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Tuesday, February 21, 2017
Ivet González interviews documentary-maker GLORIA ROLANDO
- Gloria Rolando has been revealing hidden chapters of Cuban history since the 2010 premiere of the first part of her documentary series “1912: Breaking the Silence,” about the virtually unknown story about the only legal political party to promote racial equality in this country.
The documentary-maker defends the legacy of the Independent Party of Colour (Partido Independiente de Color), which was active from 1908 to 1912, and is a recurring focus of debates among activists for non-discrimination in Cuba.
The second part of the series, produced independently, is being shown in community and institutional locales, and will hit Havana movie theatres this month.
A century after the slaughter of the main leaders of the Independent Party of Colour, and as the International Decade for People of African Descent gets underway, Rolando, who also heads the autonomous video-makers’ group Imágenes del Caribe (Images of the Caribbean), talked with IPS about the need for teaching another side of history, and the importance of the family in achieving racial equality.
Q: What has been the main contribution of “1912: Breaking the Silence” (1912: Voces para un silencio)?
A: This series is aimed at all Cubans, because it addresses a complex chapter of our history, involving both blacks and whites. The film helps us to understand a troubled period, which is studied in school in a very schematic way.
When the ambassadors in Cuba from member countries of the CARICOM (Caribbean Community) saw the film, they were fascinated. They had come here without knowing about this fundamental chapter of Cuban history, which is also part of the development of the Caribbean.
That was a time of generalised repression. A person was treated with prejudice simply for being black or mixed-race. For that reason, the events of 1912 were silenced: people knew that they could face problems for telling the truth. That is how the version that endured until now was a distorted one, and many historians do not talk about the events as they actually happened.
A: The first reaction is lack of knowledge: that has been the hook for getting people to continue to watch the film. When the first part premiered, people became hooked. I was able to identify that effect in places where it was shown, such as Havana’s main movie theatres.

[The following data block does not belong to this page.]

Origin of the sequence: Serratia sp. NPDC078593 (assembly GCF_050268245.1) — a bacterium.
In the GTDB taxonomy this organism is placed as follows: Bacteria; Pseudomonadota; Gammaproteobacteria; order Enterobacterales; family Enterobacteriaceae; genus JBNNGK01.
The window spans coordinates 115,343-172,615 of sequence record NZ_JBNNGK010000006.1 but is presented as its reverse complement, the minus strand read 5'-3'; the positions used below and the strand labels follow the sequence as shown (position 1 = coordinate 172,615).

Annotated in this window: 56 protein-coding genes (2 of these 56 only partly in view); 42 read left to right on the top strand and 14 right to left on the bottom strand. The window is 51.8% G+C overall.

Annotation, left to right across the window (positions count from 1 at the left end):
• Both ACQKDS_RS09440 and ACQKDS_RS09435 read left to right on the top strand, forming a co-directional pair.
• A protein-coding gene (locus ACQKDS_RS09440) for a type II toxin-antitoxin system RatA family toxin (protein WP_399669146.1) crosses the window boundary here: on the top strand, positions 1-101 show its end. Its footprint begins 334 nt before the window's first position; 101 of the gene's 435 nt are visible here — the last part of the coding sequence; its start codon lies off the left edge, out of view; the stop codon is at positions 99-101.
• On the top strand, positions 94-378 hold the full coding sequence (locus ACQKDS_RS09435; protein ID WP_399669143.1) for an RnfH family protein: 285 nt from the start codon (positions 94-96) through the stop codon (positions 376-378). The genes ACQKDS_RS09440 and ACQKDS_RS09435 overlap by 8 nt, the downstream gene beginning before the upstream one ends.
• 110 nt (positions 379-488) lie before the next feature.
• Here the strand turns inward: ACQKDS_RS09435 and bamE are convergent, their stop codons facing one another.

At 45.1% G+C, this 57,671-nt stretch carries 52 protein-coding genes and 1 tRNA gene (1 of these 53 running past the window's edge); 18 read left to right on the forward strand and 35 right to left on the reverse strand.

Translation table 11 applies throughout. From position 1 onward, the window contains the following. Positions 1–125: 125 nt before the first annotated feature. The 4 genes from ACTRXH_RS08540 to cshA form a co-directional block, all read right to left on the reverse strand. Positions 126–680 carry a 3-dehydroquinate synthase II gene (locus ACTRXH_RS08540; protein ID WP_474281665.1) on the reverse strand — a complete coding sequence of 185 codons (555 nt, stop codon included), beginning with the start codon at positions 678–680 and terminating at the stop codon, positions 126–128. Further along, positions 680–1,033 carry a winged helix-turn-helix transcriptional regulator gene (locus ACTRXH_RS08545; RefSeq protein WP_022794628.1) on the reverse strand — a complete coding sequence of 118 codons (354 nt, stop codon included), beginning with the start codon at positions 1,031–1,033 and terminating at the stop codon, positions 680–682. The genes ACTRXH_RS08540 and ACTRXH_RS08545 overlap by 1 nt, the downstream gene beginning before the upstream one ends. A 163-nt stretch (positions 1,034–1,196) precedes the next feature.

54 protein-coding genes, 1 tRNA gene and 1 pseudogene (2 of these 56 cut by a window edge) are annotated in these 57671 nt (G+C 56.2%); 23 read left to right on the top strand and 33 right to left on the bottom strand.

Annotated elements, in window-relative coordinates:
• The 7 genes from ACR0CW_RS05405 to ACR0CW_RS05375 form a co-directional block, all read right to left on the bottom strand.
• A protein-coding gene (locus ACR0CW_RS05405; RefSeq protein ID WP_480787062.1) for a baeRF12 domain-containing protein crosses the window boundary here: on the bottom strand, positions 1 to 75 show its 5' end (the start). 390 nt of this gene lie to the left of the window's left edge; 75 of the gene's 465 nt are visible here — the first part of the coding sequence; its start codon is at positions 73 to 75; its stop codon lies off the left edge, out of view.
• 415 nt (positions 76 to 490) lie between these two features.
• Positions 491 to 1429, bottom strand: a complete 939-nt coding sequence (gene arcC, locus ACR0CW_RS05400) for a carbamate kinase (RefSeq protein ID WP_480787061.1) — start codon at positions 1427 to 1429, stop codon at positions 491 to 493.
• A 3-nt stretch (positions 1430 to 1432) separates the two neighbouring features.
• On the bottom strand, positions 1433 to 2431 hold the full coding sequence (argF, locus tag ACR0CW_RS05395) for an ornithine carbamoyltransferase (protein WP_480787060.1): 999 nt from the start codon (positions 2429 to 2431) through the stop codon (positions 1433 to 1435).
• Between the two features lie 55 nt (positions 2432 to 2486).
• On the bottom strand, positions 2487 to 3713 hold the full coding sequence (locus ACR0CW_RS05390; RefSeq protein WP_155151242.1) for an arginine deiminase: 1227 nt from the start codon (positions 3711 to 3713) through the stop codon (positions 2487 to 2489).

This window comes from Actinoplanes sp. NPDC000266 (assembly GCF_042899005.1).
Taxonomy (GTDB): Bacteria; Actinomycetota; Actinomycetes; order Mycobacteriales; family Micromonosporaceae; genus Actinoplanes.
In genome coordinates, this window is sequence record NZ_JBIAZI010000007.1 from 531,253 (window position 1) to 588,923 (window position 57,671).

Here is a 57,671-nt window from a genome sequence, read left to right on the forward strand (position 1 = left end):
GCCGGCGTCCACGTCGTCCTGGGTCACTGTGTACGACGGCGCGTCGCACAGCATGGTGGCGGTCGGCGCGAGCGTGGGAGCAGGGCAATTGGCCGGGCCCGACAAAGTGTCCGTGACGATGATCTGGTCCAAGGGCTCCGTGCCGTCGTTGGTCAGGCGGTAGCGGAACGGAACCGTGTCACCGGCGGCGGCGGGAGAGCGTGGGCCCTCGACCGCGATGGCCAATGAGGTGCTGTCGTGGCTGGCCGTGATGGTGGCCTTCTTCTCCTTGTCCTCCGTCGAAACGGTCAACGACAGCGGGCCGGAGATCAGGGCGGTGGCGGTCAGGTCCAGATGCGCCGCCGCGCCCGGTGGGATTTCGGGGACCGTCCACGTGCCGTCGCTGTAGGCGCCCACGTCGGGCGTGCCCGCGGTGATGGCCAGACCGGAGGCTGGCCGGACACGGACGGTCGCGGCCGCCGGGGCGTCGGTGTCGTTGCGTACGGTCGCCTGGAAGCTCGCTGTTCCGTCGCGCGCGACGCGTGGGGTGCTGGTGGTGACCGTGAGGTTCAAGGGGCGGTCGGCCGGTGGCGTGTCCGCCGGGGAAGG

Generally speaking, nobody knows about the history of the Independent Party of Colour, or about the massacre of many of its members. I am basing my work on that. We (the production crew) want people to learn about the facts and then evaluate that part of national history and its consequences for the present.
Q: At what point in the public debate over non-discrimination in Cuba did your series come out?
A: These questions are the focus of a lot of movement these days: there are different types of publications and there is a visible debate. Hopefully the polemic will expand beyond academic circles. At least, that’s been the case in the capital, which is the environment I know best.
The issue became a boomerang in the 1990s, but now we are beginning to address it in a theoretical and scientific way, so that people can understand that it is not an emotional issue.
It is essential for all of this information to be made available in the public education system. My goal is not just to make the documentary and show it, but also for the recovery of the memory of the Independent Party of Collour to be incorporated in teaching.
My greatest hope, once the third part is done and the project can be presented as a whole, is for it to be shown on the programme “Pasaje a lo desconocido” (Journey into the Unknown, a Cuban television programme that airs on Sundays and features documentaries), which has a large audience.
That way, it will no longer be an issue that is unknown to the Cuban population and that stirs up controversy. I also hope for it to be seen in community spaces, and it is being passed around informally so that people will use it, learn and tell others.
A: Cuban society is many-sided and very complex. Life in Havana is totally different than life in Holguín (700 km east of the capital), for example. In some of the provinces where we worked to make the series, people commented to us that they didn’t have those problems.
In fact, Cuba is different in the central and eastern regions. There is the Haitian presence that came with a huge wave of immigration in the early 20th century. In Guantánamo, where a large part of the population is black, it might be that they don’t feel the need for this debate as intensely as in the capital or in the western part of the island in general.
However, racial discrimination is also related to economic status, housing, the neighbourhood, food and structures for organising activities that certain population groups experience.
To try to eliminate it requires very complex actions. It’s not enough to have free education and health services for all. Services for families and a return to family values play a fundamental role.
Q: What proposals have you identified for contributing to greater racial equality in Cuba?
A: There needs to be a television programme devoted to the Cuban family. The diversity of families needs to be shown — the ones that live in Baracoa (in eastern Cuba) or in Miramar (a residential neighbourhood in Havana) – to see how different people live their lives.
It could invite, for example, a sociologist who has researched the Havana neighbourhood of Pogolotti, or historians and other specialists who address the real problems faced by Cubans.
It could focus on a plan of action to ensure that many black girls and boys reach university. The doors are open to them, but few of them make it there. To make that possible, housing conditions and family history are two of the decisive factors. (END)